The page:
KABUL, Afghanistan (AP) — A senior Taliban figure resigned Tuesday in the latest fallout from the death of longtime leader Mullah Mohammad Omar, which has triggered a succession dispute and revealed growing rifts within the two-decade-old Afghan insurgent group.

Mohammad Tayab Agha, head of the Taliban’s political office, said in a statement that the movement had made a “historic mistake” by concealing Mullah Omar’s death and by choosing his successor outside of Afghanistan. The Taliban confirmed Mullah Omar’s death last week after Afghan authorities said he had died in a Pakistani hospital more than two years ago.

Mullah Akhtar Mansoor, who had served as Mullah Omar’s deputy, was chosen to succeed him by the group’s seven-member Supreme Council, meeting in the Pakistani city of Quetta. Mullah Omar’s relatives have rejected the decision, saying the new leader was chosen by a small clique of loyalists, and called for a wider vote.

Agha’s statement, which was confirmed by a current and a former member of the Taliban, appeared to reflect growing anger at Pakistan, which has long had influence over the group and played a key role in bringing them to the first round of official peace talks last month.

The Taliban are believed to be split over whether to pursue the negotiations or continue their 14-year insurgency now that U.S. and NATO troops have transitioned to a supporting role. The peace talks were indefinitely postponed after the announcement of Mullah Omar’s death.

Agha said the “appointment of every leader which has taken place outside the country has brought very bad repercussions for the oppressed Afghan nation.” He urged Taliban members living abroad to return to Afghanistan and “preserve their independence,” an apparent reference to Pakistan, where the Taliban’s leadership has long been based.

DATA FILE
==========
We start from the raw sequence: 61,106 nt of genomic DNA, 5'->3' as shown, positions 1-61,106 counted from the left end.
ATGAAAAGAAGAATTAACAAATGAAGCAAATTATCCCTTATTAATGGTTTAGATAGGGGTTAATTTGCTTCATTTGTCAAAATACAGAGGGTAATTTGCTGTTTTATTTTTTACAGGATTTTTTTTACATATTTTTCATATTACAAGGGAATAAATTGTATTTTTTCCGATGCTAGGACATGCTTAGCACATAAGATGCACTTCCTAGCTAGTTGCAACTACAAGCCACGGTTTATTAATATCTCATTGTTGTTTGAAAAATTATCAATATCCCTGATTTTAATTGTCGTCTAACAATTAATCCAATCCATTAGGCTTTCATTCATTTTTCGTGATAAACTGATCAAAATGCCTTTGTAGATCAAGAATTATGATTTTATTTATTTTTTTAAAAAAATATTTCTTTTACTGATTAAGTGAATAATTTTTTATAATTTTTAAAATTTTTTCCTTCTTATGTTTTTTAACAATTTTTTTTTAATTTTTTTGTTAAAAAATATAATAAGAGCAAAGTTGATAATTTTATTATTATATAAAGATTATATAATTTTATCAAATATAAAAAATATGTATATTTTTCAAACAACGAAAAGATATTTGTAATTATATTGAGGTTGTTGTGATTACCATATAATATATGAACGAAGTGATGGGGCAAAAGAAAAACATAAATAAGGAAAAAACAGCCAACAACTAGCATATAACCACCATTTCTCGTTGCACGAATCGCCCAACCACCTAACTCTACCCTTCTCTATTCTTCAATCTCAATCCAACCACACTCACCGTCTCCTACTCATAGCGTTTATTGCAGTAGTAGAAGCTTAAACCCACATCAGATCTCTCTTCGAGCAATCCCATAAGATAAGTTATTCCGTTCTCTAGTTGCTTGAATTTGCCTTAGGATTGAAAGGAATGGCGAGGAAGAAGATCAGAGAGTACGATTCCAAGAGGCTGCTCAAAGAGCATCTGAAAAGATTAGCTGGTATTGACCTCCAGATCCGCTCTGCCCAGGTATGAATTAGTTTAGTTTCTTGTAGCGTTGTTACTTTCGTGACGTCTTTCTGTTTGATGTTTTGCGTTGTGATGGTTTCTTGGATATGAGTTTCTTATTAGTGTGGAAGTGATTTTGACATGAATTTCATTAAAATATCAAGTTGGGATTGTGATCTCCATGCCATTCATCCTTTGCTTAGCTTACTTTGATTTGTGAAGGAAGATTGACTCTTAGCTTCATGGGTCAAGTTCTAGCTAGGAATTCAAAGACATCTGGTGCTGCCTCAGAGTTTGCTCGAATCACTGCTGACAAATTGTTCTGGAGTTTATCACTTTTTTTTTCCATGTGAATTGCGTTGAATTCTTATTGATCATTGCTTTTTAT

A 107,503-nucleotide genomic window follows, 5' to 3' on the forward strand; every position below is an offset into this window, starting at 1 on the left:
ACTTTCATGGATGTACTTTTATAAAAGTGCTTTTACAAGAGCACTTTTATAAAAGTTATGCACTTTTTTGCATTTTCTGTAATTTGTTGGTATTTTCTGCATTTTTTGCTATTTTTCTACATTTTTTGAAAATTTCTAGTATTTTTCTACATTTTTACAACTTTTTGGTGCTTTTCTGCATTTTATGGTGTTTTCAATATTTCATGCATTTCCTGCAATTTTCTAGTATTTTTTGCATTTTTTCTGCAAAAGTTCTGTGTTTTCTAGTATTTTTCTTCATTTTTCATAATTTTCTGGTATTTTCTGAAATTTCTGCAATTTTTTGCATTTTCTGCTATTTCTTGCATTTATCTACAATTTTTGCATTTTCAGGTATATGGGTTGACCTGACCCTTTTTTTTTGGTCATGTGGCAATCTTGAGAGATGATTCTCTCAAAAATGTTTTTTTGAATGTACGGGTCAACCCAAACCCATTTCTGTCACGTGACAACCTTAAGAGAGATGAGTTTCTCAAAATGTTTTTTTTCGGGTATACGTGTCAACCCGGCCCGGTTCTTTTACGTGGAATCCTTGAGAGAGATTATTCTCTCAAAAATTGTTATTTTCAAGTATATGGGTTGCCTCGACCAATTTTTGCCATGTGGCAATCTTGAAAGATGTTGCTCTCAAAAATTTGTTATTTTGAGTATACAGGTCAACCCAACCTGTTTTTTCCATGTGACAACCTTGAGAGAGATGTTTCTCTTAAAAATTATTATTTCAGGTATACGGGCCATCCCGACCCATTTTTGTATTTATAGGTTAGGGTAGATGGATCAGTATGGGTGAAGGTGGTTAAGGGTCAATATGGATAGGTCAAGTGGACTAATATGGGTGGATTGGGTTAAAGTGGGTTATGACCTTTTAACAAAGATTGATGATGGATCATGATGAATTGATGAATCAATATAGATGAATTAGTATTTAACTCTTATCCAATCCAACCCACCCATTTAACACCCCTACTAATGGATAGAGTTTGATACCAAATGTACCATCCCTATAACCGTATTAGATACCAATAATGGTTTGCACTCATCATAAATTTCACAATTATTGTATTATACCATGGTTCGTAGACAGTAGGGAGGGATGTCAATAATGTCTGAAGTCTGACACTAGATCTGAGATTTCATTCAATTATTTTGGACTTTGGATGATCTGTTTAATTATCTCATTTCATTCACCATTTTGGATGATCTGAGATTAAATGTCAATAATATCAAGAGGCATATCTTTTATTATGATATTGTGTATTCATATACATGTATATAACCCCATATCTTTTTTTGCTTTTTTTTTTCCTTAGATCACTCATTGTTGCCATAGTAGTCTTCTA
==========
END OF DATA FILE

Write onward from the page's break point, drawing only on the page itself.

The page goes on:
His resignation was confirmed by Waheed Muzhda, who was an official in the Taliban government in the 1990s. Agha was based in Qatar, where the Taliban has an unofficial office. Muzhda said at least one other member of the office had also resigned.

Around 200 high-ranking Taliban members meanwhile met in the Pakistani city of Quetta on Tuesday with Mullah Omar’s brother and son, said Mullah Hameedullah, a member of the Taliban’s Unity Council, which works to resolve internal disputes.

“We discussed the problems of both sides and in the end Mullah Omar’s family gave authority to the Unity Council that whatever decision they take they will agree to it and accept it,” Mullah Hameedullah told The Associated Press. He said the council would next meet with Mullah Mansoor. Mullah Omar’s son, Mullah Yaqub, confirmed he had attended the meeting but gave no further details.

The Taliban, meanwhile, issued another statement Tuesday urging followers to disregard “enemy propaganda” about internal fractures and to unite behind Mullah Mansoor. The statement, signed by spokesmen Zabihullah Mujahid and Qari Yusouf Ahmadi, called on supporters to “help write messages and letters on social media” to show a united front.

The succession dispute has raised concerns that the Taliban could splinter, complicating any peace efforts, or that powerful field commanders could defect to the Islamic State group, which has a small but growing presence in Afghanistan.

Around 50 Taliban fighters in the northern Kunduz province joined the IS group three days ago after being offered money, the provincial governor’s spokesman, Abdul Wadood Wahidi, said. The move set off fierce clashes in which the Taliban arrested the defectors, he said.

The Afghan government has banned any public mourning for Mullah Omar, saying late Monday that it would cause “anguish and humiliation” for those who have lost loved ones in the war with the Taliban. A statement from the National Directorate of Security said public gatherings to commemorate his death would be a “legitimate military target.”